Personal Space: Melanie Bridgeforth


A one-on-one conversation with Melanie Bridgeforth, president and CEO of The Women’s Fund of Greater Birmingham.

Melanie Bridgeforth is president and CEO of The Women’s Fund of Greater Birmingham, which works to accelerate economic opportunity for women and their families through philanthropy, research and advocacy. A fifth-generation Alabamian and descendent of a former slave who established a farm in Limestone County before Reconstruction, which still operates today, Bridgeforth has long made a name for herself in the simple business of changing the world—through non-profits, public policy development, advocacy, and now at The Women’s Fund. 

Bridgeforth recently took a moment to tell us about what drives her.  

B-Metro: You’ve been executive director of VOICES for Alabama’s Children and Alabama’s governmental relations director for the American Heart Association, among other impactful positions in the community. Was there anything that felt like a different kind of challenge or responsibility when you took the helm at The Women’s Fund? 

Bridgeforth: The Women’s Fund of Greater Birmingham represented an opportunity to leverage my years of experience in non-profit executive management, expertise in public policy development, legislative advocacy, and strategic communications as well as my statewide platform and relationships as a catalyst for elevating a credible philanthropic organization with a sound mission to that of an influencer and powerful voice for women. Moving into the world of philanthropy was a significant shift for me professionally and a new level of responsibility—one that I welcomed because philanthropy is one of the greatest tools for social change.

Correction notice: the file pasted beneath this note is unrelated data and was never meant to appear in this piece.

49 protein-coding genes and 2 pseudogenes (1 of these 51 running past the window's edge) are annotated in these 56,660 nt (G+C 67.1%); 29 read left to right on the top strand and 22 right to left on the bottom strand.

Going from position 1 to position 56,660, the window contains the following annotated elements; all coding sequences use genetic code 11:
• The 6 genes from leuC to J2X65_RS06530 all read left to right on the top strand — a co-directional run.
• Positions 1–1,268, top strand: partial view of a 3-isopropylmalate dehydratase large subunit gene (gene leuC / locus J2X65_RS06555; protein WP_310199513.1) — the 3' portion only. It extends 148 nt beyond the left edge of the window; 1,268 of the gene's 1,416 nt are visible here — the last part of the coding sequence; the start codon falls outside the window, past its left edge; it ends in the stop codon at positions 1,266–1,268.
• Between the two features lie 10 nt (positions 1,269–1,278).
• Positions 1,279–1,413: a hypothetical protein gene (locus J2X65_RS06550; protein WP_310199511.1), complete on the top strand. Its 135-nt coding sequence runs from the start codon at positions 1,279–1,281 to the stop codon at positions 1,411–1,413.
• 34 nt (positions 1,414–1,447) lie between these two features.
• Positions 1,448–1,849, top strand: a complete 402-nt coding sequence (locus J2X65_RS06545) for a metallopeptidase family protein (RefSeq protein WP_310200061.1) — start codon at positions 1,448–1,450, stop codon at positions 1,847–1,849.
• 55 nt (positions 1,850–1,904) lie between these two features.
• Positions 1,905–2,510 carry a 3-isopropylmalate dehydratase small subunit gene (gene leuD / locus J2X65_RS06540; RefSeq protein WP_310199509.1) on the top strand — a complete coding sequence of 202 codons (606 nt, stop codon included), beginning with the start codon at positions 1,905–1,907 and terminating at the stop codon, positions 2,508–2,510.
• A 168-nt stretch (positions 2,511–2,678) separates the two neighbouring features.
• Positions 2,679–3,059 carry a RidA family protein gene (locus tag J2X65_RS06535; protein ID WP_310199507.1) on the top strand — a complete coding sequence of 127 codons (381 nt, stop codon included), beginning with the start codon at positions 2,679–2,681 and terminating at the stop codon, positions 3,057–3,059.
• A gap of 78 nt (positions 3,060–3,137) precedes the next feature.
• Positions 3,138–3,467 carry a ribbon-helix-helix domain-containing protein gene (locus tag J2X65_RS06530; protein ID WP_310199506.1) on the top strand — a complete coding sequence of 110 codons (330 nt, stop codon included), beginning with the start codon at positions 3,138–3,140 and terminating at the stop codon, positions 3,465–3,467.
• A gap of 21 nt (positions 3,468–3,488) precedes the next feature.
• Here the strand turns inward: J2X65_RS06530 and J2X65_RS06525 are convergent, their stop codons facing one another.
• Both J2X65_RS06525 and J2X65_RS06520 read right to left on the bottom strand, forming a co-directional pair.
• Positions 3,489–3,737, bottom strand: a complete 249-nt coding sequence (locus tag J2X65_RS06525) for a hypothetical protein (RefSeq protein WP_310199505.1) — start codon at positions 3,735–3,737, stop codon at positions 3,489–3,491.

B-Metro: Politics—and by extension, policy—have become so divisive in recent years. Is there any issue the Women’s Fund touches where you and your staff have to be careful in how you frame your agenda? 

Bridgeforth: It is vitally important to clearly and accurately articulate our mission and vision for change. Our aspiration to change systems to accelerate economic opportunity for women—and by extension entire communities—aligns with the compassionate and kindhearted people of Alabama. We promote common sense solutions that promote the common good. What can be more unifying than that? 

B-Metro: What were you like as a kid or teenager? Have you always had strong opinions about righting wrongs in the community? 

Bridgeforth: For as long as I can remember I’ve been consumed with the social ills of the world and what I now know to be concepts of fairness and equity. Speaking out against wrongdoings came as natural then as it does now. In hindsight this had a great deal to do with my upbringing and the messages sent to me by my parents especially, who rejected labels like “bossy” and “opinionated” used to describe me and replaced them with words like “confident” and “bold.” They taught me that my voice absolutely matters and that it should be used in service to others. 

B-Metro: Who is your greatest mentor?

Bridgeforth: I think often of how lucky I am to have my best friend, role model, and mentor wrapped into one human being—which happens to be my mom. She is as compassionate as she is strong. While my father instilled important values of being fearless and tough, my mom taught me to be kind and self-aware. When society sent me messages that were destructive to my sense of self-worth, my mom was always there waiting in the wings to counter those messages with a constant reminder of my inherent greatness.

B-Metro: Other than the fabulous position you have—can you name one dream job that sounds crazily exciting to you? Astronaut, ballet dancer, Oprah?  

Bridgeforth: I get to wake up every day and do what I love. It’s actually quite hard to imagine myself doing anything else. Although not my chosen career paths, I very much enjoy fashion and interior design—both of which I dabble in. Being an interior designer by day and an image consultant by night would be quite the combination!  

B-Metro: What is the most important thing you want people to know about The Women’s Fund?

Bridgeforth: Modern-day women are at the forefront of philanthropic engagement and impact, which is to be applauded. Yet, those same giving patterns demonstrate that less than seven percent of U.S. philanthropy targets benefiting the lives of women and girls. Gender-impact investing has immense potential for positive social change, not only for women, but for their families and communities. It lifts everyone. Everywhere I go, I encourage people to give and target your gift in a way that lifts all ships. Investing in women produces that outcome. 

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